2014 Paris Motor Show highlights

Darren Quick

Darren Quick
Darren's love of technology started in primary school with a Nintendo Game & Watch Donkey Kong (still functioning) and a Commodore VIC 20 computer (not still functioning). In high school he upgraded to a 286 PC, and he's been following Moore's law ever since. This love of technology continued through a number of university courses and crappy jobs until 2008, when his interests found a home at Gizmag.
Top Articles by Darren Quick
The RS 7 piloted driving concept has completed a lap of the Hockenheim Grand Prix track in...

Audi has delivered on its promise to send a driverless Audi RS 7 around the Hockenheim Grand Prix track at racing speeds. Although those who tried to view the live stream yesterday were left wanting after the servers crashed, the RS 7 piloted driving concept completed a Hockenheimring lap in just over two minutes.  Read More

A sample of the MoS2 material that could be the basis for piezoelectric devices that are o...

Researchers from Columbia University and the Georgia Institute of Technology are laying claim to having observed piezoelectricity in an atomically thin material for the first time. The effect was demonstrated in the world's thinnest electric generator made from a two-dimensional molybdenum disulfide (MoS2) material, which had previously been predicted to exhibit such properties.  Read More

Patient mockup of surgical robot designed to treat epilepsy by entering the brain through ...

Conventional open surgery on the brain involves drilling openings in the skull through which to access the gray matter. But what if the part of the brain needing to be accessed is located at the bottom of the brain as is the case with treating severe epileptic seizures? Generally it means more drilling. Now engineers at Vanderbilt University have developed a surgical robot that uses an alternative point of entry – the cheek.  Read More

Members of the Sunswift team and the eVe after it's record-breaking run (Photo: Sunswift /... The world record for the fastest electric vehicle over a distance of 500 km (311 mi) claimed by a group of engineering students from the University of New South Wales (UNSW) earlier this year has now been officially homologated by the Fédération Internationale de l'Automobile (FIA).  Read More

The 'smart' lithium-ion battery developed at Stanford features an ultrathin copper sensor ...

There have been numerous cases of lithium-ion batteries catching fire in everything from mobile phones and laptops to cars and airplanes. While the odds of this occurring are low, the fact that hundreds of millions of lithium-ion batteries are produced and sold every year means the risk is still very real. Researchers at Stanford University have now developed a "smart" lithium-ion battery that would provide users with a warning if it is overheating and likely to burst into flames.  Read More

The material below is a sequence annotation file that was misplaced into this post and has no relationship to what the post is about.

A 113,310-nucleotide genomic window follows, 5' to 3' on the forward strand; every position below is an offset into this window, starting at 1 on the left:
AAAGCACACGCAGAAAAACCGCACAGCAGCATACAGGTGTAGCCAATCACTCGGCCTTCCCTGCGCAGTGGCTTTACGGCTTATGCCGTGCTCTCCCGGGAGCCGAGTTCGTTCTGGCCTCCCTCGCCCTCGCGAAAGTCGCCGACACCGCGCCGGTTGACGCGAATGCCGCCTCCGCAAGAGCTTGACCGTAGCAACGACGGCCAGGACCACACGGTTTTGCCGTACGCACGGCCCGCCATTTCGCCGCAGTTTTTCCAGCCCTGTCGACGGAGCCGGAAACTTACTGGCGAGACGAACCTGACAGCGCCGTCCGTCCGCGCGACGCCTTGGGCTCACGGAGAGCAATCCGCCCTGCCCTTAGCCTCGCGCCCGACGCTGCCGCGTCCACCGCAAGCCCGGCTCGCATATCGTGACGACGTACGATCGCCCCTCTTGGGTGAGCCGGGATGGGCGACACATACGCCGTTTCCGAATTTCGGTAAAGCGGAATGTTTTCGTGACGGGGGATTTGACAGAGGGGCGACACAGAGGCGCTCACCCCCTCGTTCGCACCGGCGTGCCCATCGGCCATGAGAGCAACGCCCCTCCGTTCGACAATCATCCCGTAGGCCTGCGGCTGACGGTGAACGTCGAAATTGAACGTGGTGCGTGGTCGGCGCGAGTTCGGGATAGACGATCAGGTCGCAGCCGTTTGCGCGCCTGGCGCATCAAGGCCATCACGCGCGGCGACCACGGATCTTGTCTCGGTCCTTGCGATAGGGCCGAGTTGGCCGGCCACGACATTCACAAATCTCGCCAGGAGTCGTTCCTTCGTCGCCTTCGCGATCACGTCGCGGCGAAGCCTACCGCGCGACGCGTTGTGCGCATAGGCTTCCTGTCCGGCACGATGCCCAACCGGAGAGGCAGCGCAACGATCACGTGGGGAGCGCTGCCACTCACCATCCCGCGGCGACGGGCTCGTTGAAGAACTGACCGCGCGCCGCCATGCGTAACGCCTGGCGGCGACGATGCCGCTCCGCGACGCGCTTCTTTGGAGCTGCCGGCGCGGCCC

Glass slides dipped in blood to demonstrate the effectiveness of the TLP coating. with blo...

Our bodies have evolved to be pretty good at dealing with incursions by foreign objects and bacteria. Usually, that's a positive thing, but it can spell trouble for medical devices, such as replacement joints, cardiac implants and dialysis machines, which increase the risk of blood clots and bacterial infection. Now researchers at Harvard University have developed a surface coating that smooths the way for medical devices to do their job inside the human body.  Read More

Researchers have developed an app that lets gesture controls be used on existing mobile de...

While touch screens have enabled smartphone manufacturers to increase screen real estate by ditching physical keyboards and other buttons, they do have a downside, with fingers often obscuring the display. Researchers at ETH Zurich have developed a new app that overcomes this problem by bringing gesture control to mobile devices using their existing built-in camera.  Read More

WingBoarding would see adrenalin junkies towed behind a plane atop a winged board

Technological advances haven't just led to more comfortable homes and more productive workplaces, they've also provided thrillseekers with new and inventive ways to get the adrenalin pumping, with Wakeboarding (now possible without a boat), skydiving and wingsuit flying just some examples of extreme sports enabled by modern technology. Now Aaron Wypyszynski, founder of Alabama-based Wyp Aviation, is looking to combine elements of these three sports in WingBoarding, which would see a rider towed behind a plane atop a winged board – yes, seriously.  Read More

Artist's impression of Sentinel-1A, which is now operational, over Italy (Image: ESA/DLR)

Sentinel-1A, the first of a planned fleet of ESA satellites central to the European Commission's Copernicus environmental monitoring program, has begun its operational life. Following the completion of its commissioning and transfer to the team in charge of its operation, users now have access to data from the satellite, which will provide all-weather, day and night radar imaging for land and ocean services.  Read More

A new map of the seafloor is twice as accurate as the previous version (Image: David Sandw...

Given they aren't covered by oceans, it's maybe not so surprising that we know more about the topography of the Moon and Mars than we do about Earth's ocean depths. But researchers have evened the score at least a little with the creation of a new map of the world's seafloor. Twice as accurate as the previous version produced almost 20 years ago, the new map details thousands of previously uncharted mountains and provides new clues on the formation of the continents.  Read More

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